There are two words in the Greek used for “to judge”: krino and diakrino. “Diakrino” can mean to separate, distinguish, discern. “Krino” can mean to determine, to pronounce judgement, to preside over with the power to give a judicial decision (Strong’s Concordance and Dictionary). This is an important distinction. “Krino” emphasizes the court of law. 1 Corinthians 11:31 exemplifies this difference: For if we would judge ourselves (diakrino) we would not be judged (krino).

The answer is that we are already judged (krino) and condemned to death because our old nature is sinful and it was natural for us to sin (Romans 3:23, 6:23). And God has already told man what is expected of him and how to live rightly, what is moral and what is immoral, what is acceptable to Him, and what is unacceptable (Acts 17:30-31, Romans 1:18-32). But we must judge (diakrino) for ourselves what it is God requires of us (Ephesians 5:6-17) . There are explicit commands (Exodus 20:1-21) and there are personal convictions (Romans 14:22-23, read entire chapter for context). Also we must discern and judge (diakrino) so we are not tricked into exchanging the truth for a lie (1 Timothy 4:1, 6:20-21; 2 Timothy 4:3-4).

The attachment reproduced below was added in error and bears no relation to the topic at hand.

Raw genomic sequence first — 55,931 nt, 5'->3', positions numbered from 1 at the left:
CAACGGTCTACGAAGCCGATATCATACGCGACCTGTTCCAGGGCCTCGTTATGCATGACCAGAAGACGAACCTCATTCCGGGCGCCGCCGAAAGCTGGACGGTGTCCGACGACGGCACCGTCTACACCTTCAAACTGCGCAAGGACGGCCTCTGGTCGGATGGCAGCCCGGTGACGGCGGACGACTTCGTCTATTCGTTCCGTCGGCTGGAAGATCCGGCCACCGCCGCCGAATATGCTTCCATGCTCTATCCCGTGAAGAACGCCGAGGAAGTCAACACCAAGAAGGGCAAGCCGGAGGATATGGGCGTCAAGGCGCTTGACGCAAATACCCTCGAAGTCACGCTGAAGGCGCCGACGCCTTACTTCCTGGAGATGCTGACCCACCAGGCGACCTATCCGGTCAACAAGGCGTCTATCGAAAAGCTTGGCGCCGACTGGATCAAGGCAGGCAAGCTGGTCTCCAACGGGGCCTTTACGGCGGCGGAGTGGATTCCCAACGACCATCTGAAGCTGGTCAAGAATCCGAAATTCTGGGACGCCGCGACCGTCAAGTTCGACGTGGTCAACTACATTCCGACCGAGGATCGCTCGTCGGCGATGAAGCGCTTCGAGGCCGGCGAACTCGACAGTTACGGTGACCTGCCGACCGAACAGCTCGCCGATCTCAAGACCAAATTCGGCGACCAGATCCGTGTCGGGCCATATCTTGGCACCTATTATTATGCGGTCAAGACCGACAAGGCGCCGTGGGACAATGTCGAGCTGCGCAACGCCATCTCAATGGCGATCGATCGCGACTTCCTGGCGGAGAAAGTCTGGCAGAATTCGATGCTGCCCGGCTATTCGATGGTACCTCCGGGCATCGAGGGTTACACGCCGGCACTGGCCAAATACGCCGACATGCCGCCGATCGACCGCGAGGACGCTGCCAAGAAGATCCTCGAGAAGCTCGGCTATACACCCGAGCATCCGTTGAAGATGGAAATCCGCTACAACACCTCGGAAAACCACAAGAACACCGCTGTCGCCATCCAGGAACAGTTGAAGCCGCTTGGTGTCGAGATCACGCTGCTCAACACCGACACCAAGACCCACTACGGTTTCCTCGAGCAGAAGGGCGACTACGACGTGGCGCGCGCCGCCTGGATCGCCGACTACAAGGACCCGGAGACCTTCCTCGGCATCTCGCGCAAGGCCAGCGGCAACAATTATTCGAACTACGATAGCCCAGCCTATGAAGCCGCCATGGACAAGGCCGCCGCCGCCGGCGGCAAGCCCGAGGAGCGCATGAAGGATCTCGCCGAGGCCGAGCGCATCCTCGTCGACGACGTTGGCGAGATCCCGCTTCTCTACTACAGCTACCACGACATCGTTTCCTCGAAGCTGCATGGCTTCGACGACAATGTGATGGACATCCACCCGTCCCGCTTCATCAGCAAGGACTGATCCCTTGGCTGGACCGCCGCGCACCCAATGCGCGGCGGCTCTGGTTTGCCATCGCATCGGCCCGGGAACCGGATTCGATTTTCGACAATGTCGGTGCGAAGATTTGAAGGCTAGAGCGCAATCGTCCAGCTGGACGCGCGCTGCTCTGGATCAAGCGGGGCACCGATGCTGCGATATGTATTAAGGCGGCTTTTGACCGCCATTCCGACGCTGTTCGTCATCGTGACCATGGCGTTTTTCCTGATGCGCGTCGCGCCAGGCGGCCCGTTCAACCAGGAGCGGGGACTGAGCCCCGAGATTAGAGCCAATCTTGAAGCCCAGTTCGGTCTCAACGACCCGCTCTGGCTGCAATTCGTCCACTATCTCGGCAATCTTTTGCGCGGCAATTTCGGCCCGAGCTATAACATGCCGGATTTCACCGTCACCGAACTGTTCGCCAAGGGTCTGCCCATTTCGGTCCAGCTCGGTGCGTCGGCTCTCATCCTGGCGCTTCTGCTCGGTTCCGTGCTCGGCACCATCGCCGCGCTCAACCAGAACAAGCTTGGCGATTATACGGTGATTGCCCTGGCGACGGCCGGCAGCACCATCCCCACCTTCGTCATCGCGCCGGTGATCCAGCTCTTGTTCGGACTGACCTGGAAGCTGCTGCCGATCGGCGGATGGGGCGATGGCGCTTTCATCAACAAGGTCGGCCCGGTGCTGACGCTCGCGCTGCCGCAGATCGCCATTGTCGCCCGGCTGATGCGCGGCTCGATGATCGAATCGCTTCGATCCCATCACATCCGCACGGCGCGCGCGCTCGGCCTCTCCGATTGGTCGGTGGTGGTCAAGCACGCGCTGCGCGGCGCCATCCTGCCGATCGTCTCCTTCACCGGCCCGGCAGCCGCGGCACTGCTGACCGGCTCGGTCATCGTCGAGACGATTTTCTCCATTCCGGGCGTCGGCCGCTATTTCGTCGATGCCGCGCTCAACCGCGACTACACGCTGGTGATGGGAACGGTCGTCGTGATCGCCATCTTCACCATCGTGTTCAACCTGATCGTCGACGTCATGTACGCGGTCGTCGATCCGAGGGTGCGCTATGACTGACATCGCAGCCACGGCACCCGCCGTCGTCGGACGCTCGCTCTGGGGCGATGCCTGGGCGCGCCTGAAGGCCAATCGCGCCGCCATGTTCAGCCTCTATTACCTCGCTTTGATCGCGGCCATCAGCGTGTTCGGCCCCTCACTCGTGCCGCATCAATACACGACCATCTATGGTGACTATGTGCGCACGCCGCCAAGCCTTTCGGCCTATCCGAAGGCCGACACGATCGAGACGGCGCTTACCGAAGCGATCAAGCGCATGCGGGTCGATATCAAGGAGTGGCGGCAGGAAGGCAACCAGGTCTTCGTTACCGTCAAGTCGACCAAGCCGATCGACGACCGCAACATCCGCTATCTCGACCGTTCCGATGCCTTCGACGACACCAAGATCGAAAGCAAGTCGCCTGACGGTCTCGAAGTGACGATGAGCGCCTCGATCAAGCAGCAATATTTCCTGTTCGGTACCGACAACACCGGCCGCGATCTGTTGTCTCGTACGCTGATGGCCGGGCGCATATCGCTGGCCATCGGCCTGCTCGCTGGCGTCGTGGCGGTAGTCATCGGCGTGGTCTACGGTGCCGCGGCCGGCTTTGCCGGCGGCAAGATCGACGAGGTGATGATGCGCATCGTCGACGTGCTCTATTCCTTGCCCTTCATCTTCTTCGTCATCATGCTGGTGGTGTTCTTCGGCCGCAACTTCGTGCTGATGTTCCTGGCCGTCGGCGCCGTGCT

Often times it was the work of the prophet to pronounce judgement. God used prophets like Samuel, Nathan, Jonah and John the Baptist, to warn a nation or individual person about their sin and God’s judgement in order to show them His great love and mercy (1 Samuel 3:10-18, 2 Samuel 12:1-15, Jonah 1-4, Mark 6:17-29).

When the Word of God is preached, the world takes offense at the Word of God and their pride denies what they know to be true, and they call it “being judgmental” (1 Corinthians 1:21-25). But the intent of the message is not to burden the people with guilt but to lead to repentance (Romans 7:7-13). Not to display one’s self-righteousness (Isaiah 64:5-6) but to encourage others to walk in righteousness by looking at Christ and not to themselves (Romans 3:21-24).